The other day, my brother sent me a copy of the final column of a retiring columnist [Charlie Reese of the Orlando Sentinal]. If the column is representative of Mr. Reese’s views, I’m glad to see him no longer in print and wish him a very happy retirement. His view was that all of our ills as a society can be laid to 545 people – the Congress, the President, and the Supreme Court, because not one of the taxes, not one of the federal budgets, not one of the federal regulations, not one of the deficits, and not one of the federal court decisions that have led to the mess we’re in could have taken place without the acts of those individuals… and that each and every one of them could have said “no.”
And, in the strictest and most simplistic sense of the word, he’s absolutely right. But in the larger sense, he’s absolutely wrong… because we live in a representative democratic republic, and we, as voters or non-voters, decide who represents us every two years. As some of you may know, I spent some 18 years in Washington, D.C., first as the legislative director for a congressman, then as the staff director for his successor, then as the head of legislation and congressional relations for the U.S. EPA, and finally as a consultant, i.e., beltway bandit, representing corporations before the Congress and the Executive Branch. Given that I’ve also worked in private industry and as a small businessman, not to mention as a Navy pilot, I’ve seen how government works and doesn’t work pretty much from all sides. And it’s anything but simple.
I’ve known personally dozens of representative and senators, and professionally dealt with hundreds of them… and well over 90% of them faithfully and diligently represented the views of the majority of the voters who elected them. It’s all well and good to extol the “good old days” when the USA was the economic power of the world with balanced budgets and prosperity… but that often wasn’t the case. Even before the Great Depression, there were other brutal depressions and financial collapses, and certainly in World War II, the budget was far from balanced. By the time of the Great Depression, the majority of Americans were ready to move away from unrestrained laissez-faire capitalism, and they showed it in their support of Franklin Roosevelt and whom they elected to Congress. With unemployment over 25%, and breadlines everywhere, with older people in poverty, who could blame them? They voted for what they thought they wanted, as they did before, and as they have ever since.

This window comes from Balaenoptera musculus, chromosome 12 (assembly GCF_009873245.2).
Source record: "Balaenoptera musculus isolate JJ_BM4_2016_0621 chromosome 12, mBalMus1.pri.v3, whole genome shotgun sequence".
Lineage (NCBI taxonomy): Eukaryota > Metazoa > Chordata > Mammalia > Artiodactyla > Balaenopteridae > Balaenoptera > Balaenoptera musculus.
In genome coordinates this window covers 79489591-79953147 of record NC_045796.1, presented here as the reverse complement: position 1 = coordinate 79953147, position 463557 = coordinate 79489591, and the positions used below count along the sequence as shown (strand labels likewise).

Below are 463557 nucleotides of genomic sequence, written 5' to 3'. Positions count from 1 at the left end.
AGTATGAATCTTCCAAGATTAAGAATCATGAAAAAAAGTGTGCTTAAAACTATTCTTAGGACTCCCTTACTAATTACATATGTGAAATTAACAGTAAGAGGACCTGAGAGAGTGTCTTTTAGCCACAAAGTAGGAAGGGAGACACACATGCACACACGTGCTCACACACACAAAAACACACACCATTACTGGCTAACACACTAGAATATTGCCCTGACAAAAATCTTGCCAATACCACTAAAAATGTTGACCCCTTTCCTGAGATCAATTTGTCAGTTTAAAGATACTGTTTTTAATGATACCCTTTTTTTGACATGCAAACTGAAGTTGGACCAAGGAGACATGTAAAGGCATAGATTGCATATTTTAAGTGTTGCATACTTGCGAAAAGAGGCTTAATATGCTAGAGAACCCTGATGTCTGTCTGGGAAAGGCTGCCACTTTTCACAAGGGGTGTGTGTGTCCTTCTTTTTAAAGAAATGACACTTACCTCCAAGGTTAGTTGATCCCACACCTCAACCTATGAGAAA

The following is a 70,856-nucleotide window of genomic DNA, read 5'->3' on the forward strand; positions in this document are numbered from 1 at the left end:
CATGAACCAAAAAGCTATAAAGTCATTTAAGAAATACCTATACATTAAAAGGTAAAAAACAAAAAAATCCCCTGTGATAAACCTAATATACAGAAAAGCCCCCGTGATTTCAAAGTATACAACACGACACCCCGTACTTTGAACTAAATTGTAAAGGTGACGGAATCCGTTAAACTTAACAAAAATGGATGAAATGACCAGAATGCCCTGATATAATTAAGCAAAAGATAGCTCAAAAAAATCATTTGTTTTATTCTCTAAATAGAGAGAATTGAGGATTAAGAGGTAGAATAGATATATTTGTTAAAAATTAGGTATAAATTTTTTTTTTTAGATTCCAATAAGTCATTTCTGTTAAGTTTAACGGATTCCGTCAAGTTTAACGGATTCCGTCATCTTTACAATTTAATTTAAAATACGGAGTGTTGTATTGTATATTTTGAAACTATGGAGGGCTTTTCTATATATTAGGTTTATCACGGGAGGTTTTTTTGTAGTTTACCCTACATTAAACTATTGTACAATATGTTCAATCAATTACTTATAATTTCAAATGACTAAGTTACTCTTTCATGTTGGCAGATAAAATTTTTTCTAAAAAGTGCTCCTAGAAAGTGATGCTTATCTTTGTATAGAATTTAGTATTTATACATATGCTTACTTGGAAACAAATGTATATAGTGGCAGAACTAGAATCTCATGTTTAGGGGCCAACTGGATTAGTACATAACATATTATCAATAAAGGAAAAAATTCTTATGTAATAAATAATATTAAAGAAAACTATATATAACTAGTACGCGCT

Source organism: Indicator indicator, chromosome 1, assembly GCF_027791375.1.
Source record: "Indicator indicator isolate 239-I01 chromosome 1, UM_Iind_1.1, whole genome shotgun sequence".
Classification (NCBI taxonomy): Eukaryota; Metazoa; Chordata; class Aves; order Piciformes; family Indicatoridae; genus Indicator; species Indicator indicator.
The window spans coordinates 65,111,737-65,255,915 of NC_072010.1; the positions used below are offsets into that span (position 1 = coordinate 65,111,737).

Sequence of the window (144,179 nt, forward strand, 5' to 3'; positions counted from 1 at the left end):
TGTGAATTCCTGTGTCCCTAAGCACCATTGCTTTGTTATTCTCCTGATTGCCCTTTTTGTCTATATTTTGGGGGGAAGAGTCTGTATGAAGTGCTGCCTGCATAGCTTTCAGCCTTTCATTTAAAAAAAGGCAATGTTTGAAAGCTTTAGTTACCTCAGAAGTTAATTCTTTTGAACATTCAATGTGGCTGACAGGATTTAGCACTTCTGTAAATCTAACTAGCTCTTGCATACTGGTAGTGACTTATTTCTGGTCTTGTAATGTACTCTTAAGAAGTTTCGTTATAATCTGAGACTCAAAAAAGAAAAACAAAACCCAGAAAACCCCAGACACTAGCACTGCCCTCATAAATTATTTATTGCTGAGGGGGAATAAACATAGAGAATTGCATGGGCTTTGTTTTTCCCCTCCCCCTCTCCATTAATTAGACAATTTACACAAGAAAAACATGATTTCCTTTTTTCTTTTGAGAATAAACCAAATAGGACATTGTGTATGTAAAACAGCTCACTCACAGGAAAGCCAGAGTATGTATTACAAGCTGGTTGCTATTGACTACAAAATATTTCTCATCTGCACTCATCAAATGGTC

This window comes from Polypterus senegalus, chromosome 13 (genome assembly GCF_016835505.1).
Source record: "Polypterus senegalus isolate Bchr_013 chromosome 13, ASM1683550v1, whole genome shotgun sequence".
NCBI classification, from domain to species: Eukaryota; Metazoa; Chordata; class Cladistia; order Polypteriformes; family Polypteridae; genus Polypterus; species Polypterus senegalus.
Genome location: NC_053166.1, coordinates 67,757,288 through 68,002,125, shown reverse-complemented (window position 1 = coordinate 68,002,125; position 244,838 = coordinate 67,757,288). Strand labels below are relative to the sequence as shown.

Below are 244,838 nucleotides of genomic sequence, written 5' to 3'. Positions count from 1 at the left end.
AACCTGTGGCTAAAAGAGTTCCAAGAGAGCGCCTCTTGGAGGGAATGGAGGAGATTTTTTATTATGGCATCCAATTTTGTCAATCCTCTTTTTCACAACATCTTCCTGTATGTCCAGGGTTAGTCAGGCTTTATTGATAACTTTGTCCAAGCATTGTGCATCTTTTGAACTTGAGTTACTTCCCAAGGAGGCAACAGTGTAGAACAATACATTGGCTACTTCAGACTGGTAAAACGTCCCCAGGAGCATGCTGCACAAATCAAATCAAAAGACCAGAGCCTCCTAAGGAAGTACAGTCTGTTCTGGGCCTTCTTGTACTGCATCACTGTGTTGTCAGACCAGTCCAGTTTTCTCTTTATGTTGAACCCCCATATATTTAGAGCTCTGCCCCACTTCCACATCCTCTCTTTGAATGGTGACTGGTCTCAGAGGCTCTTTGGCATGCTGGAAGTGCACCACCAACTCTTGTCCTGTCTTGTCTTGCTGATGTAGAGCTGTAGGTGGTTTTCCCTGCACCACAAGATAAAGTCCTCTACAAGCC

Since I left Washington, have my representatives and senators represented my views? Hell no! But my views aren’t in the majority where I live. And because only a little more than half the eligible voters actually vote, especially in off-year elections, it may well be that many senators and representatives do not represent the views of the majority of their constituents, but only the views of the majority of those who vote… but that’s not the fault of the Congress. It’s the fault of those who fail to vote.
To blame the problems in Washington on a Congress and a President that reflect the views of the majority of voters is not only simplistic, but it’s also taking the easy way out. Recent elections have shown, more than ever, that any representative or senator who goes against the wishes of the majority of voters in his or district or state usually gets tossed out. The plain fact of the matter is that the majority of voters, for better or worse, really don’t want fiscal discipline. They don’t want cuts in the federal programs that benefit them, only in those that benefit someone else, and they don’t want to pay more taxes, although it might be all right if someone else did. And Congress has continued to listen to them and reflect their wishes.
Would any of us want a government that didn’t? That would be even worse than what we have… and what we have isn’t all that wonderful at the moment, but it’s still better than the alternatives. The problem isn’t the structure, and it isn’t the Congress. As Pogo said many years ago, “We have met the enemy, and he is us.”